Unlike Eric I’m a relatively green Amerks fan. While Eric has admirably supported the team for more than 3 decades I’ve spent less than a decade as a fan. I discovered the Amerks after moving to Rochester for college and I only became a season ticket holder in 2011. My interest in the team coincided with the discovery of accounting discrepancies involving then team owner Steve Donner. Countless changes resulted. An awkward dual affiliation with the Florida Panthers was signed along side the existing Buffalo Sabres affiliation. This dual affiliation coupled with continued financial woes resulted in the loss of the Buffalo Sabres affiliation. The Amerks were sold. The new owner, Curt Styres, bailed the team out of its financial situation and negotiated with the city of Rochester to keep the team in Rochester. The future looked brighter…for a moment. The lack of a local affiliation and the turmoil in ownership eroded the fan base. Moral among everyone–fans, players, and staff–was at an all time low. Even for a newer fan like myself the change in attitude was evident everywhere…from the parking garage to the arena. The eroding fan base led to an increase in promotions. So many promotions that the game being played on the ice became a sideshow to what was happening elsewhere in the arena. Curt Styres gave it his all and Rochester owes him a debt of gratitude for saving the Amerks, but the fact is that the quality of product had diminished under his watch. The era without an affiliation with the Buffalo Sabres was the Amerks darkest. Fast forward to 2011. The Amerks were bought by the Buffalo Sabres and a singular affiliation with the Sabres was reestablished.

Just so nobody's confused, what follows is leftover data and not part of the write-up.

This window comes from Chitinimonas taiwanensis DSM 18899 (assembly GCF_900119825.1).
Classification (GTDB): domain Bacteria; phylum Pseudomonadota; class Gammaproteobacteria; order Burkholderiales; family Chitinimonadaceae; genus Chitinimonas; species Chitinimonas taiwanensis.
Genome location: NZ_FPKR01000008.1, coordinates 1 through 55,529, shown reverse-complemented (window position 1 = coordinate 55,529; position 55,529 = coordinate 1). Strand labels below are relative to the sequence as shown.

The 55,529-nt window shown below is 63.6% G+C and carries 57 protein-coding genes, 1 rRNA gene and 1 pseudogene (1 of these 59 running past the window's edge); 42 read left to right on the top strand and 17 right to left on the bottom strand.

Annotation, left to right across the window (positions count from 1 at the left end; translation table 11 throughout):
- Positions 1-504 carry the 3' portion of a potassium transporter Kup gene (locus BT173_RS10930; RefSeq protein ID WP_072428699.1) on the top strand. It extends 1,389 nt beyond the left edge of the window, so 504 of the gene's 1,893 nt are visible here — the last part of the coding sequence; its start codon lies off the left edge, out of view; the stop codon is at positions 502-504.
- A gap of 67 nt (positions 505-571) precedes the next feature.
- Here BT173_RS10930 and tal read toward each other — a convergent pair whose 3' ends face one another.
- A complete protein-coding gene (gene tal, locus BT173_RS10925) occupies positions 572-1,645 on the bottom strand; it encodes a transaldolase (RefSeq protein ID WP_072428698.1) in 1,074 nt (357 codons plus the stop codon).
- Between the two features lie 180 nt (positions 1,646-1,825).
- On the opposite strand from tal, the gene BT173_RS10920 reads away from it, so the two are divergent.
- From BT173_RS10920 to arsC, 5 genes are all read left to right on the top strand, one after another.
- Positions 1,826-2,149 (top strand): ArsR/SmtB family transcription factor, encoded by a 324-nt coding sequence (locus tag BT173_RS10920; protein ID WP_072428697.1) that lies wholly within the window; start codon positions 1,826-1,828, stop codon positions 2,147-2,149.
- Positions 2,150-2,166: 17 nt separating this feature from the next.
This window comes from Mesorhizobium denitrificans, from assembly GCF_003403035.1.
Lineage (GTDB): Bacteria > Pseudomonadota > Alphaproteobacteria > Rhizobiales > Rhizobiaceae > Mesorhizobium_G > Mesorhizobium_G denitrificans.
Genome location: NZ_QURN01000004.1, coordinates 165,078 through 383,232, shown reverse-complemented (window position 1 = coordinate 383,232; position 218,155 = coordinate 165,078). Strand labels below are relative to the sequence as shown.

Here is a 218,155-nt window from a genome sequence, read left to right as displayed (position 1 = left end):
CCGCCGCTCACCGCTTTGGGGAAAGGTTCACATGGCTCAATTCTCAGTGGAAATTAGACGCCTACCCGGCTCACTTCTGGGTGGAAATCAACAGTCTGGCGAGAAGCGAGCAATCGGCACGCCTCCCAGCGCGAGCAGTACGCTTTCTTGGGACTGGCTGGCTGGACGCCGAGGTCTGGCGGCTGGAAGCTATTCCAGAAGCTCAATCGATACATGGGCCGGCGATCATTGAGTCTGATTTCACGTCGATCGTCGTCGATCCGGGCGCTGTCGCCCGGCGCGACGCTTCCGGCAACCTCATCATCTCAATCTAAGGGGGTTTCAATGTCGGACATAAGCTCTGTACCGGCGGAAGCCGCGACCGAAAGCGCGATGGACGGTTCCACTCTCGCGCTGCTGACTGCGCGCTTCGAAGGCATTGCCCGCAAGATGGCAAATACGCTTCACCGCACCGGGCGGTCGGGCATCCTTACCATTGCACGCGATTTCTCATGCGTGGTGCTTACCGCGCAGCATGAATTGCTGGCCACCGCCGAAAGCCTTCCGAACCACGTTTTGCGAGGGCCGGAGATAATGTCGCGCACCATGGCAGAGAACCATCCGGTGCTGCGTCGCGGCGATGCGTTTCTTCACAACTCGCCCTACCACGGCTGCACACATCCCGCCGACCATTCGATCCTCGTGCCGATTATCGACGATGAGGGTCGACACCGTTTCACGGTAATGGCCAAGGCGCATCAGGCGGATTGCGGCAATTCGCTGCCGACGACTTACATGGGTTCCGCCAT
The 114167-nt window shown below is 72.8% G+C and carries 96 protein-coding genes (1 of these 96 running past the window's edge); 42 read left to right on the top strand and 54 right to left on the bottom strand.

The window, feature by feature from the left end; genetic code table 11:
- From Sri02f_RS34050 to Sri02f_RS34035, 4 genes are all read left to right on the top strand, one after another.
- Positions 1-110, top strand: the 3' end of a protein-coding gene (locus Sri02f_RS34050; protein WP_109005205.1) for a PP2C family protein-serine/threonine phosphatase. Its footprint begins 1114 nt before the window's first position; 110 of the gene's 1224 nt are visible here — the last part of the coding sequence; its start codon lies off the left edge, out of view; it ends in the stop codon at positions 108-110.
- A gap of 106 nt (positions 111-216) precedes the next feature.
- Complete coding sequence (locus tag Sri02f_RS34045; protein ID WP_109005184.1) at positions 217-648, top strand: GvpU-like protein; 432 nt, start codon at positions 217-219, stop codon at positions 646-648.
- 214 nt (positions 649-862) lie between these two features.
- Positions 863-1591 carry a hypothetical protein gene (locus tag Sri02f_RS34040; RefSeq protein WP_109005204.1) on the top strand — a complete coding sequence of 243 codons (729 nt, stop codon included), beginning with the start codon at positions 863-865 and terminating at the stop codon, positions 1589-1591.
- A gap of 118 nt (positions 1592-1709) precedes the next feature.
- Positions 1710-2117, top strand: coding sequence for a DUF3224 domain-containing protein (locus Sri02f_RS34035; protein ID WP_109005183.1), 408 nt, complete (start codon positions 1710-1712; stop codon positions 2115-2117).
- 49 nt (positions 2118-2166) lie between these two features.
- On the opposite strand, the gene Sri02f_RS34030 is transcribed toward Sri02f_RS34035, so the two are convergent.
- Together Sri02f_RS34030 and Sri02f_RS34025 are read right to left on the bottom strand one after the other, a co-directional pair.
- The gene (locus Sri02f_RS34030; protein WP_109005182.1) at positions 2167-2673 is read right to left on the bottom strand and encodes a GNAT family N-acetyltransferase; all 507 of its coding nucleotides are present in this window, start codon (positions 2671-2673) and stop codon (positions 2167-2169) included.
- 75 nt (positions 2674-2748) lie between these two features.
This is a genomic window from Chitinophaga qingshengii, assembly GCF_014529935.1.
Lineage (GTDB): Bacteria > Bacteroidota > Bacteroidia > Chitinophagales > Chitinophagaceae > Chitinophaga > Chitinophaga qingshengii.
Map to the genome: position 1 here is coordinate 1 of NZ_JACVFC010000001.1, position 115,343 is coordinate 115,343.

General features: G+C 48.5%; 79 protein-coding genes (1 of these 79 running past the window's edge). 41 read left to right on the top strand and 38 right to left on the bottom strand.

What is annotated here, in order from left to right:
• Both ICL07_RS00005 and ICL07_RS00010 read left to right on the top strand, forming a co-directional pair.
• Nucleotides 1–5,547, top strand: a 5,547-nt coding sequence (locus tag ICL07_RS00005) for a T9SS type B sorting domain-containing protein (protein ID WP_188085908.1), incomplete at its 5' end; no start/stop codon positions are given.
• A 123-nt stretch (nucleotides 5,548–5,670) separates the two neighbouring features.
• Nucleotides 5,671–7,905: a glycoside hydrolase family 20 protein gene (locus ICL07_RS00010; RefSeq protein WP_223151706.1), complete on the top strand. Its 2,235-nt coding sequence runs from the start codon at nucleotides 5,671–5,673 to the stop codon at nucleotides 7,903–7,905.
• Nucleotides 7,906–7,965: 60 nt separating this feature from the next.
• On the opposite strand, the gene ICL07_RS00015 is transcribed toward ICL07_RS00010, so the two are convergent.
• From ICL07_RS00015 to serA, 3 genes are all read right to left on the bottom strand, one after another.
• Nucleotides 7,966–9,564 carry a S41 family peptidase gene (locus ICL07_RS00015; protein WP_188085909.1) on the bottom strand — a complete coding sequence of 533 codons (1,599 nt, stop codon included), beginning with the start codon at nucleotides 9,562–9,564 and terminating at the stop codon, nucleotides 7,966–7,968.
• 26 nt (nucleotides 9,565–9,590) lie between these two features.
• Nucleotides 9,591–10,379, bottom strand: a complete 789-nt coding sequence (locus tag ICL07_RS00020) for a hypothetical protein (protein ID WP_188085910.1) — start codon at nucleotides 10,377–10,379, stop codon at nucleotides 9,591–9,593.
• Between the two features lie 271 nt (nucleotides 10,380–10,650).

My apologies for bringing you to such a dark place, but I had to take you back to make my case. Why? Think about the 2013-14 season. Does it feel dark? Was it filled with resentment? Low morale? For the majority of fans the answer to these questions is no. Was there team spirit and local pride? Yes! Sure we had our moments. The endless string of injuries up at the Sabres didn’t help our team, but on a whole the season was a positive one. This season the Amerks managed to accomplish something they haven’t done in a long time. They earned the support and respect of the fans. The past three seasons have been one of transformation but it was this last season that had that special feeling. We had the outdoor winter classic—Frozen Frontier. A dramatic push into the playoffs. In the arena fans started to connect with each other. Thousands of seats were filled in the midst of a white-out blizzard and thousands more in the final weeks of play. The Amerks made the front page of the D&C. They were the subject of every prime-time news cast when they clinched a playoff spot. For me, the importance of this season really hit home when I made the Wednesday night trip to Utica with the hope that the Amerks would clinch a playoff spot (they did!) and I was greeted by dozens of Amerks fans. People took time off from work to see the Amerks play on another team’s home turf. That says a lot about the fans but it says even more about the transformation that’s started in Rochester. Rochester residents take pride in their hockey team again. Ok, so we were not victorious against our first round rivals in Chicago. But we did stretch the series to game 5 and for a while there it even looked like we would emerge victorious. That’s a whole hell of a lot more than they’ve accomplished in recent history. We didn’t win. So what? Passionate hockey is back in Rochester. The wins will follow. That’s why I think 2013-14 was a success.